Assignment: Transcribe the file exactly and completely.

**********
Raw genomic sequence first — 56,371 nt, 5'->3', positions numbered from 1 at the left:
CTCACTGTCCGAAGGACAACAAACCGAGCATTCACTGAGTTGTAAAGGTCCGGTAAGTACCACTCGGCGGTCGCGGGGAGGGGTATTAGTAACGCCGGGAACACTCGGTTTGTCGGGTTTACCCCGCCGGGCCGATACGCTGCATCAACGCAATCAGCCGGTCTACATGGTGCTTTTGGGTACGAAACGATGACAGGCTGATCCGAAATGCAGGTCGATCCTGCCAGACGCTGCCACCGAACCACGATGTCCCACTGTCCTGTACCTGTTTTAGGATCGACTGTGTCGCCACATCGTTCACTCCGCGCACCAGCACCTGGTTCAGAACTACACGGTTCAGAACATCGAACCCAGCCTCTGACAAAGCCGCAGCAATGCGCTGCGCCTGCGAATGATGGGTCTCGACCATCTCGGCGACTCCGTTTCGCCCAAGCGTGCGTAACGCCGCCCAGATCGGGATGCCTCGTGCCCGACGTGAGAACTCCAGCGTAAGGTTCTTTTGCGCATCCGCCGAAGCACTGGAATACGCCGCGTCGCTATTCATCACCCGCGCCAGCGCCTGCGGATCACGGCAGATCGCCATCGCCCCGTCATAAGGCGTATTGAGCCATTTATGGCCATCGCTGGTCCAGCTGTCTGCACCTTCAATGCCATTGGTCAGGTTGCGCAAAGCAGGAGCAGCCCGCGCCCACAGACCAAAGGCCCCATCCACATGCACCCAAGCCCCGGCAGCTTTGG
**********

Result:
Raw genomic sequence first — 56,371 nt, 5'->3', positions numbered from 1 at the left:
CTCACTGTCCGAAGGACAACAAACCGAGCATTCACTGAGTTGTAAAGGTCCGGTAAGTACCACTCGGCGGTCGCGGGGAGGGGTATTAGTAACGCCGGGAACACTCGGTTTGTCGGGTTTACCCCGCCGGGCCGATACGCTGCATCAACGCAATCAGCCGGTCTACATGGTGCTTTTGGGTACGAAACGATGACAGGCTGATCCGAAATGCAGGTCGATCCTGCCAGACGCTGCCACCGAACCACGATGTCCCACTGTCCTGTACCTGTTTTAGGATCGACTGTGTCGCCACATCGTTCACTCCGCGCACCAGCACCTGGTTCAGAACTACACGGTTCAGAACATCGAACCCAGCCTCTGACAAAGCCGCAGCAATGCGCTGCGCCTGCGAATGATGGGTCTCGACCATCTCGGCGACTCCGTTTCGCCCAAGCGTGCGTAACGCCGCCCAGATCGGGATGCCTCGTGCCCGACGTGAGAACTCCAGCGTAAGGTTCTTTTGCGCATCCGCCGAAGCACTGGAATACGCCGCGTCGCTATTCATCACCCGCGCCAGCGCCTGCGGATCACGGCAGATCGCCATCGCCCCGTCATAAGGCGTATTGAGCCATTTATGGCCATCGCTGGTCCAGCTGTCTGCACCTTCAATGCCATTGGTCAGGTTGCGCAAAGCAGGAGCAGCCCGCGCCCACAGACCAAAGGCCCCATCCACATGCACCCAAGCCCCGGCAGCTTTGG